Senior Enlisted Advisor Speaks to Pacific Command
By Tech. Sgt. Sean P. Houlihan, USAF
Special to American Forces Press Service
CAMP H.M. SMITH, Hawaii, Dec. 15, 2005 The senior enlisted advisor to the chairman of the joint chiefs of staff spoke to more than 100 senior enlisted leaders at a U.S. Pacific Command seminar heretoday, telling them military service is all about "US."
Army Command Sgt. Maj. William J. Gainey, senior enlisted advisor to the chairman of the Joint Chiefs of Staff, addresses more than 100 senior enlisted leaders of U.S. Pacific Command at their conference at Camp Smith, Hawaii, on Dec. 15. Gainey spoke about his priroties and goals. Photo by Tech. Sgt. Sean P. Houlihan, USAF
(Click photo for screen-resolution image);high-resolution image available.
"As I go around talking to servicemembers I tell them to cover up the individual service. The younger folks do it really quickly and the elders are a little more reluctant," Army Command Sgt. Maj. William J. Gainey said. "There is a fear about losing your individual service identify or disgracing it, but instead I am making the point that sometimes it is more important to be about 'US.'"
Gainey said that he doesn't expect people to lose their pride in their individual service, but instead acknowledge that by working jointly there is no way the United States military can be defeated.
The sergeant major is at U.S. Pacific Command headquarters attending a two-day seminar for soldiers, Marines, sailors, airmen and Coastguardsmen holding senior enlisted leadership positions throughout the command. The seminar is the first for the command.
Gainey said that during his first 30 days in office he was in listening mode, learning as much as possible about his duties and responsibilities as the first enlisted senior advisor to the chairman, a position that took more than 15 years to establish. The next 30 days he has spent traveling to combatant command headquarters to learn of their priorities and concerns. Now, as he enters into the third 30-day period, Gainey will go into a traveling mode, meeting with senior officer and enlisted leaders, as well as visiting enlisted servicemembers.
"Those first 30-days I did nothing but listen to people," he said. "I had been able to stay out from the Pentagon for 30 years. I know there was a need to establish a relationship with individuals in the Office of the Secretary of Defense to let them know I was going to need their help in order to be successful."
He said during the initial days he received the advice to work on things that had a monetary value to servicemembers and not protocol-type items.
The sergeant major spoke briefly about his priorities of strengthening the relationship between senior enlisted advisors for combatant commands, the services' senior enlisted advisors, and the Joint Staff; Joint Enlisted Professional Military Education; safety throughout the force, and quality of life for servicemembers and their families.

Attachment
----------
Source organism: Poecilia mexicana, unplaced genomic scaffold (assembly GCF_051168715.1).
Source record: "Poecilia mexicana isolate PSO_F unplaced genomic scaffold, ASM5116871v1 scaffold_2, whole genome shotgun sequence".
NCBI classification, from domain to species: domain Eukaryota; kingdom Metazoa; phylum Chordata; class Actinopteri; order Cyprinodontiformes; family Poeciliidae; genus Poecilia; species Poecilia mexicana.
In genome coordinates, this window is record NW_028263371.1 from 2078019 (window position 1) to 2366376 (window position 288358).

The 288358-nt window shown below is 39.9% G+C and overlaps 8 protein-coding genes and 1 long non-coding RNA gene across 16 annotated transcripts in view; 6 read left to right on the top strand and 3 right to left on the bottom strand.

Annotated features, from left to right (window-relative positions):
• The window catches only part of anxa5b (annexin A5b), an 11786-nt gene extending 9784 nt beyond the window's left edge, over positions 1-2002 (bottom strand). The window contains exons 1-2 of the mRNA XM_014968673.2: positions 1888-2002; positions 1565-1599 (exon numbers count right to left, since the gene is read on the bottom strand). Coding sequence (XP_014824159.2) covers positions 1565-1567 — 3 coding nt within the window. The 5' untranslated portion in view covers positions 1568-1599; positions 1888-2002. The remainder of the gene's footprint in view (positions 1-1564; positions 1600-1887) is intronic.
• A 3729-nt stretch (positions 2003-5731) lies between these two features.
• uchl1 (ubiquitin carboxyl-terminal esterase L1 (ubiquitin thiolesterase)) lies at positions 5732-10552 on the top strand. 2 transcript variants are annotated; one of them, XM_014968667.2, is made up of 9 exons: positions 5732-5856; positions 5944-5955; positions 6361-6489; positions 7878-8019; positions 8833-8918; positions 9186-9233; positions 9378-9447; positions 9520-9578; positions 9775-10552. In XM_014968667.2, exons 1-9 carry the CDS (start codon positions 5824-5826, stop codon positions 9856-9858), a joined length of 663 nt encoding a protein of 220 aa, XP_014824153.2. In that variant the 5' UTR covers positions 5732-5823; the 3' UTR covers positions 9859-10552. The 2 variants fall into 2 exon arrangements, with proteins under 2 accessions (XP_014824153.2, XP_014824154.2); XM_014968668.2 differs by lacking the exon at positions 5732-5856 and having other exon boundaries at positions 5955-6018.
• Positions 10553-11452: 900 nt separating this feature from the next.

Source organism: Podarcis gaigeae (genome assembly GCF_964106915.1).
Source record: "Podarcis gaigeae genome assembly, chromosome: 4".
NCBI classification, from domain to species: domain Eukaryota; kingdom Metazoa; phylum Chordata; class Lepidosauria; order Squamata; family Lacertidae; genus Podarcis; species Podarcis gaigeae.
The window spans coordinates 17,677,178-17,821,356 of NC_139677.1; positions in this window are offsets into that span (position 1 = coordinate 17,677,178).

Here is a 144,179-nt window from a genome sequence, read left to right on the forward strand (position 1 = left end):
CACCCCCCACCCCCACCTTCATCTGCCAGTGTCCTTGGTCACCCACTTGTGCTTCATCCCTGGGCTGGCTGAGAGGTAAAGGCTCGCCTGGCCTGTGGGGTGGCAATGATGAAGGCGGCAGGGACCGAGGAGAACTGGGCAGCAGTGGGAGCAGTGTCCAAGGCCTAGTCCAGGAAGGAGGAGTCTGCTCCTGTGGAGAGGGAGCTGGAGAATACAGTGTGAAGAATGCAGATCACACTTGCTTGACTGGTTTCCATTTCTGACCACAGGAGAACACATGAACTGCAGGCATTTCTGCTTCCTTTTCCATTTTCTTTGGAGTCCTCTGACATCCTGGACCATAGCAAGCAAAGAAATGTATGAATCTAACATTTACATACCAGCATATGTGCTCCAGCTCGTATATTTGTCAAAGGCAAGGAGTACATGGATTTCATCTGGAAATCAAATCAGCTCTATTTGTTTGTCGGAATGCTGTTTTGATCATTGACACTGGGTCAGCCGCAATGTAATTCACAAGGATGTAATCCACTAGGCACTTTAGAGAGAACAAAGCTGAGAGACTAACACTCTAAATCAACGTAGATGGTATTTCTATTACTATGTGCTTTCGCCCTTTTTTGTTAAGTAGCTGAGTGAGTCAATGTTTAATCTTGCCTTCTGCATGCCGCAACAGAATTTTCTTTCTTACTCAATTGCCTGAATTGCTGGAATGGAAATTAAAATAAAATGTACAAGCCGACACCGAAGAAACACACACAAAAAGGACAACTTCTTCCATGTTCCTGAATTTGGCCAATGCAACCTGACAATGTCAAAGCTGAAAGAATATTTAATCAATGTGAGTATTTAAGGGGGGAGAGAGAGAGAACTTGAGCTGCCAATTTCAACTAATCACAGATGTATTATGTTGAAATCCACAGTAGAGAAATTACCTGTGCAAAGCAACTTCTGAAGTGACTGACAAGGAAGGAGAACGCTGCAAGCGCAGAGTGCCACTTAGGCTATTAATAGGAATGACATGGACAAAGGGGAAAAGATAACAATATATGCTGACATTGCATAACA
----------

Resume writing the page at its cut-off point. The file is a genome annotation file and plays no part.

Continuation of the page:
Gainey said each time he gives his briefing he is often asked, "Why is quality of life the last priority?"
"Quality of life is the foundation for everything every one of us must stand for, regardless if you're a soldier, Marine, sailor, airmen or Coastguardsman," he said. "Enhancing quality of life for our servicemembers is never-ending and should be focused on 24-7."
Gainey answered questions from fellow senior enlisted members pertaining to Tricare benefits, special duty pay for assignments, permanent-change-of-station allowance difference for enlisted and officers, and the perception that Pentagon leaders would rather fund equipment than quality-of-life initiatives.
"People are the center of the corps," Gainey said. "Everyone knows that we need the people to use the equipment." He said personnel officials are not saying equipment is more important than people because they are working hard for servicemembers and don't want to promise a lot and only deliver a little. Everyone loses credibility in that instance, Gainey said.
In fact, Gainey said David S.C. Chu, the undersecretary for personnel, has asked him to ask servicemembers about Tricare benefits, tuition assistance, special duty pay for assignments, weight allowance for permanent-change-of-stations moves, and travel dislocation allowances. Gainey said he has asked to get service-specific data on each of the five items as well.
"Doctor Chu wants me to bring back concerns and comments about what people are telling me on these subjects," he said. "So what I need from each of you is to write down your concerns on these items, and I will get them back to him."
Gainey told the group that when the joint chiefs chairman, Marine Corps Gen. Peter Pace, asked him to accept the position he told the general that he was like the Patrick Swayze character from the movie "Dirty Dancing." Swayze's character used the line, "Nobody puts Baby in the corner." Gainey said he told Pace that if he accepted the position the general must realize that he and the enlisted members would be the same way. "Enlisted soldiers don't sit in the corner," Gainey said.
(Air Force Tech. Sgt. Sean P. Houlihan is assigned to the Office of the Chairman of the Joint Chiefs of Staff.)